Although Turin is not your typical tourist destination when visiting Italy it does offer unexpected surprises to its visitors. First on our list, is the recently renovated Egyptian Museum (Via Accademia delle Scienze 6) that houses one of the largest collections of Egyptian artifacts in Europe including the Tomb of Kha and his wife Merit and one of the oldest copies of the Book of the Dead.
Proceed onto Piazza Castello where you’ll find two of the city’s main museums; the Royal Palace which belonged to the House of Savoy and the Palazzo Madama with its wonderful collection of artworks. Adjacent to the Royal Palace, you’ll find the Cathedral of St. John the Baptist (near the Royal Palace) where the Shroud of Turin is kept.
Take a break at one of the many historic cafés along Via Po which were much in vogue with 18thcentury aristocrats and intellectuals. While you are here, order a bicerin (pronounced BI-che-rin), Alexander Dumas’ favorite drink made with espresso, chocolate and cream. From here we’ll take a detour to the National Cinema Museum (Via Montebello 20), located inside the Mole Antonelliana – the city’s landmark. This is supposed to be one of the tallest museums, so after your visit take the glass elevator up to the panoramic terrace for one of the best views of the city! Continue on Via Po to Piazza Vittorio Veneto – one of the city’s preferred nightlife districts. Have dinner in one of the nearby cafés or head to the embankments or Murazzi area which have recently been taken over by Turin’s Slow Food movement (as opposed to ‘fast food’) and offer a selection of appetizing dishes, drinks and gelato.
Resume your journey for day two at the Murazzi of the Po where our journey requires alternative transportation. Take the Po River Boat which will take us down the Po River past the Valentino Park with the Castle of Valentino which is the seat of the Politecnico di Torino’s architecture faculty. The park is also home to the Borgo Medievale, a replica of a medieval castle built for the 1884 International Exhibition. The boat ride comes to a stop at Italia 61 where we suggest you visit the Museo Nazionale dell’Automobile (Corso Unità d’Italia 40), here you’ll find all sorts of models including 1916 Ford T, various Ferraris, Bugattis and of course several iconic FIAT models (after all Turin is the birthplace of FIAT). Take a 10-minute stroll along Via Richelmy to the nearby Eataly (Via Nizza 230) for lunch where you can find all the flavors of Italy under one very large roof! Afterward, take the boat back to the Murazzi in the city center.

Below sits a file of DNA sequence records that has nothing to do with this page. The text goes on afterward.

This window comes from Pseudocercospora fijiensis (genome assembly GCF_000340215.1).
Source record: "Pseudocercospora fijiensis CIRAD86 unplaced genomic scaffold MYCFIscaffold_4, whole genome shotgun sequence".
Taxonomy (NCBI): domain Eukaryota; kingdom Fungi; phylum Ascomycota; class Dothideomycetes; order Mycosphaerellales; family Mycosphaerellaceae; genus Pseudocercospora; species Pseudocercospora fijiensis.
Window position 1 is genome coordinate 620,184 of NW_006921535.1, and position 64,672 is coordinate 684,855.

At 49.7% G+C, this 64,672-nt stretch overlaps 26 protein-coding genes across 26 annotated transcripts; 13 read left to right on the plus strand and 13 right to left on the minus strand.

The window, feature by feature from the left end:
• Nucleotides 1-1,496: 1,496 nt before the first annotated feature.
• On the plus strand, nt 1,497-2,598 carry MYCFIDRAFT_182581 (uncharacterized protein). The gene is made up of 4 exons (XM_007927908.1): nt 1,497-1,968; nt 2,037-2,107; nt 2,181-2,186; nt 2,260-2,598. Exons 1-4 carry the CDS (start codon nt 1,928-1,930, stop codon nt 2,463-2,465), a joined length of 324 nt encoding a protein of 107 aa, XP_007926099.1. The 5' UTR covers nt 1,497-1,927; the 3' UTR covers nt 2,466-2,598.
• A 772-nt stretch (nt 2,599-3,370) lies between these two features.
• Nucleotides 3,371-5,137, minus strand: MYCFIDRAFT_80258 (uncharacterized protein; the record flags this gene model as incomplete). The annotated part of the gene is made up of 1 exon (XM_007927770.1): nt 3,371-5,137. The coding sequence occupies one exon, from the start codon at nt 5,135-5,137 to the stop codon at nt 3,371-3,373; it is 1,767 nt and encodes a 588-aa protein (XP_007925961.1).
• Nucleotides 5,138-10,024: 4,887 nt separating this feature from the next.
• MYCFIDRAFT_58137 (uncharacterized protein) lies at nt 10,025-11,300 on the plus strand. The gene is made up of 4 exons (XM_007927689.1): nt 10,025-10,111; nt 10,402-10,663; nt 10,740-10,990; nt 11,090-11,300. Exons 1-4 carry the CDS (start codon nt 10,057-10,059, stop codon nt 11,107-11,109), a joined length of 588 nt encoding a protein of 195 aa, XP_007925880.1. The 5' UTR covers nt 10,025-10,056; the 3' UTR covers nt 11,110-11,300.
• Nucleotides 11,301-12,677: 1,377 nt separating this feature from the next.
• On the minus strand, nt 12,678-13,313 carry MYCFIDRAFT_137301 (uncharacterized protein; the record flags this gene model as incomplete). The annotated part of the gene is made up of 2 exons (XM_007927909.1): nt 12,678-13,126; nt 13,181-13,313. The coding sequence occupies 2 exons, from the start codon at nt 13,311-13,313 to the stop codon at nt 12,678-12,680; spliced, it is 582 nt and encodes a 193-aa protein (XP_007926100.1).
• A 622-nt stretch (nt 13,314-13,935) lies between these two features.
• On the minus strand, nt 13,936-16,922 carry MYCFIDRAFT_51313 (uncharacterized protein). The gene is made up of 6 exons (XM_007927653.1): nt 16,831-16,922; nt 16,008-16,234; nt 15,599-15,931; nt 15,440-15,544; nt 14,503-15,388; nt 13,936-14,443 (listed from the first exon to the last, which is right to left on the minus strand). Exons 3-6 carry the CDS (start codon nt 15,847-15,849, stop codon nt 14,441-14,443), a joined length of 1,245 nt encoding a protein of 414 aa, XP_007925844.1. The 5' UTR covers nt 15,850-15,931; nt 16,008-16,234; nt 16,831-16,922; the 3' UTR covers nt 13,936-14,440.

From here you can choose a few options just remember to pick up local gianduiotti made with chocolate and hazelnuts and famous for their unique triangular shape and golden tin foil. If you’d like to take a break and do some shopping, head to Via Garibaldi and Via Roma, the latter offers more select brands. You can continue your sightseeing up to the Superga Basilica which is visible on the hilltop across the Po River. To go uphill, you can take the Tranvia Sassi – Superga (Piazza Modena 6), for a 20-minute ride up 670 meters or drive uphill for a majestic view of the city.
If you have more time, plan ahead and book tickets to a soccer match of one of the local teams Juventus or Torino FC. If you are traveling with kids, you might want to consider a visit to Zoom Torino the new animal park in Cumiana (40 kilometers SW of Turin).
Tip: If your trip to Torino is a cultural one, we recommend you opt for the Torino+Piemonte card (2-day car with reduced/free entrance to museums and public transportation). You can pick up the card at the Tourist Office in Piazza Castello or Piazza Carlo Felice near Porta Nuova train station.
Written by Vanessa Viara, Easy Milano Editorial Staff
Easy Milano is the online publication for the international community of Milan. We offer practical tips, key information and essential insights about living and working in Italy. Easy Milano has been assisting English speaking expats in Milan since 1999.
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